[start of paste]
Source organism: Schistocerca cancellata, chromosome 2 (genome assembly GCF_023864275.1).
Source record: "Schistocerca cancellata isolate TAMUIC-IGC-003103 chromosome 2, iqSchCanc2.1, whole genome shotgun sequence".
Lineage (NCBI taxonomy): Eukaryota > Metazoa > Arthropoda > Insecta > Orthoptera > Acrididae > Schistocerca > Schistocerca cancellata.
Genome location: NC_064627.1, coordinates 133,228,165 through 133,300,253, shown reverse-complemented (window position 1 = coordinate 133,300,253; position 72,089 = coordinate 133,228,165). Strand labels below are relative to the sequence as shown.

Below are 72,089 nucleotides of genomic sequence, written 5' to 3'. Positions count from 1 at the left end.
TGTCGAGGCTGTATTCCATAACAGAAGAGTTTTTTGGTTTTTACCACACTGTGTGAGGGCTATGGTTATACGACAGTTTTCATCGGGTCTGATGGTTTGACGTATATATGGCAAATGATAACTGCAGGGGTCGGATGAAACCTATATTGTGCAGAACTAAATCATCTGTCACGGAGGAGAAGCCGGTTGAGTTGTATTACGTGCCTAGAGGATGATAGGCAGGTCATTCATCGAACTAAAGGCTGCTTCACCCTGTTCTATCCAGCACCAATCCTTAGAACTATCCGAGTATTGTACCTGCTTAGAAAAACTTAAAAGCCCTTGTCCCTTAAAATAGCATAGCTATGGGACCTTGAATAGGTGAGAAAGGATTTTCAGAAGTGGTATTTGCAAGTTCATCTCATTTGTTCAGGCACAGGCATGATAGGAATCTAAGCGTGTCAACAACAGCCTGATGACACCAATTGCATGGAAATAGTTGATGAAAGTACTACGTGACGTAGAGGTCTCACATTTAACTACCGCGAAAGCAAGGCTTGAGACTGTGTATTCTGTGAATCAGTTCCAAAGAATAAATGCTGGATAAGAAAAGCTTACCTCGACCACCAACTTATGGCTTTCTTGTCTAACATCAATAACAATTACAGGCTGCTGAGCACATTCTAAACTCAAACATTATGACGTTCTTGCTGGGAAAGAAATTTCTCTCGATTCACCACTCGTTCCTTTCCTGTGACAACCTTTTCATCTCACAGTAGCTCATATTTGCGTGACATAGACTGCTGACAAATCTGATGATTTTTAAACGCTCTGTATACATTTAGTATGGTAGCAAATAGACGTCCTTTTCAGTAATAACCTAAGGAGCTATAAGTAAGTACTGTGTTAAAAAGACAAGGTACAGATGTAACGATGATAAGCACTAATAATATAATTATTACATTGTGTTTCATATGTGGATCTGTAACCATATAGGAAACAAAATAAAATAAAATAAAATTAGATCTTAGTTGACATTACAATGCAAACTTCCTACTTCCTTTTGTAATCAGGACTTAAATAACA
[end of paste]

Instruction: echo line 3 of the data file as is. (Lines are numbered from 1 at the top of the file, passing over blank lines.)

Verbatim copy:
Lineage (NCBI taxonomy): Eukaryota > Metazoa > Arthropoda > Insecta > Orthoptera > Acrididae > Schistocerca > Schistocerca cancellata.